Tax Audits and Appeals
Individuals and businesses trust in the experience of our former IRS trial attorney with 17 years of tax advocacy. Tax audits can range from simple inquiries for Forms 1099 and other routine reporting matters to serious examinations involving potential criminal jail time, fraud, or negligence penalties. If you received an audit letter, you have certain defined rights including the right that the audit be conducted in the least intrusive way possible. NJRLAW will stop the IRS or State from conducting the audit at your business location or home and work with them to resolve the matter.
Following an audit, the IRS and most states offer an administrative appeal process. In the IRS, the process is conducted by the IRS Appeals Office and is available either before U.S. Tax Court or during a Tax Court proceeding. The IRS appeals process is a taxpayer's opportunity to settle a tax matter based upon "hazards of litigation" - or the chance of winning - 50/50, etc. Litigation hazards are generally proven through tax payer testimony, documents and U.S. Tax Court precedent. Successful appeals require the expertise of a successful litigator.
There are three general types of audits - correspondence, office and field audits. Field audits are the most extensive and, if they involve a business, the IRS often wants to tour the business operations and conduct the audit in the business office. Audits begin with an audit letter that sets forth the scope of the audit and the records the IRS would like the taxpayer to provide. In some audits, the IRS issues Summonses for information that can be enforced in U.S. District Court. At the conclusion of an audit, the IRS provides a Revenue Agent Report that summarizes the results and any tax or refund that may be due. Taxpayers then have an opportunity to accept the results of the audit or challenge them in U.S. Tax Court. For a discussion of this process, please see our Tax Litigation page.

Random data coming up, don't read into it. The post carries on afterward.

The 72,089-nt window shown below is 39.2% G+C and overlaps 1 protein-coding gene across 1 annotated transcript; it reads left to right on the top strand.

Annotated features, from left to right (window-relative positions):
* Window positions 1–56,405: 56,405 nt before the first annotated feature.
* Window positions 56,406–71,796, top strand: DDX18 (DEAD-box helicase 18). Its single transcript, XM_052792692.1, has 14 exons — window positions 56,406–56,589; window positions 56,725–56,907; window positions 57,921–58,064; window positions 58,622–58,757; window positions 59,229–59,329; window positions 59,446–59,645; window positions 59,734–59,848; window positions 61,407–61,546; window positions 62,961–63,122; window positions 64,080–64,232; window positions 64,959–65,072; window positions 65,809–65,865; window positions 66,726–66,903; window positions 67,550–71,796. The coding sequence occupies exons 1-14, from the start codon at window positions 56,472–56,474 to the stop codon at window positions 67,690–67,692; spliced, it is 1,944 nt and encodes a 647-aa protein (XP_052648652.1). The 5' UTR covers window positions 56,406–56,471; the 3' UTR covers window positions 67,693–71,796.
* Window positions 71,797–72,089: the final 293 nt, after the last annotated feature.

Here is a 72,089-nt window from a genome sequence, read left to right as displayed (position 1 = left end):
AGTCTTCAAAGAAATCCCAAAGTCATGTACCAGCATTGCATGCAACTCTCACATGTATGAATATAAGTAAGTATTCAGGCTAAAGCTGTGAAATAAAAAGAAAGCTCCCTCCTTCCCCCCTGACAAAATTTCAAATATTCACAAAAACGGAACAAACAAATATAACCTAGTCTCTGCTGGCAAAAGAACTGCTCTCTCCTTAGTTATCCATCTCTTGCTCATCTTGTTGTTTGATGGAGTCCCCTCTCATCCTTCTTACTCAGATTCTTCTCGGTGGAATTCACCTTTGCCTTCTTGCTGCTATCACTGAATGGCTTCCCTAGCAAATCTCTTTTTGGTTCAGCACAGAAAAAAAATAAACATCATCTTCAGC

The Office of Appeals is an agency in the IRS, largely of former revenue agents and officers, that is tasked with settling exam and collection disputes. The most common points at which taxpayers are provided appeal rights, is upon the conclusion of an audit and during a collection matter when the IRS is preparing to levy or has filed a Notice of Federal Tax Lien.
For an audit determination, taxpayers have the option of exercising their appeal rights before being issued a final Notice of Deficiency or after they have filed a petition in the U.S. Tax Court. Appeals are often based on hazards of litigation and it takes an experienced tax court litigator to establish these hazards during the appeals process.
Individuals and businesses who owe taxes to the IRS face two powerful weapons - liens and levies. Once assessed, a tax liability gives rise to a lien in favor of the IRS against all of the taxpayer's property and rights to property. This lien, in order to be perfected, must be recorded through a property filed Notice of Federal Tax Lien. Once filed, the Notice of Lien provides public notice of the tax liability and perfects the IRS's interest in the taxpayer's property.
While a lien provides notice of the debt, a tax levy is the IRS or state's actual act of taking a taxpayer's property in order to pay the debt. Generally, the IRS likes to levy bank accounts and the states like to levy wages - but they can both take action against wages and assets if they deem it necessary and it is authorized by the law and Internal Revenue Manual (in the case of the IRS).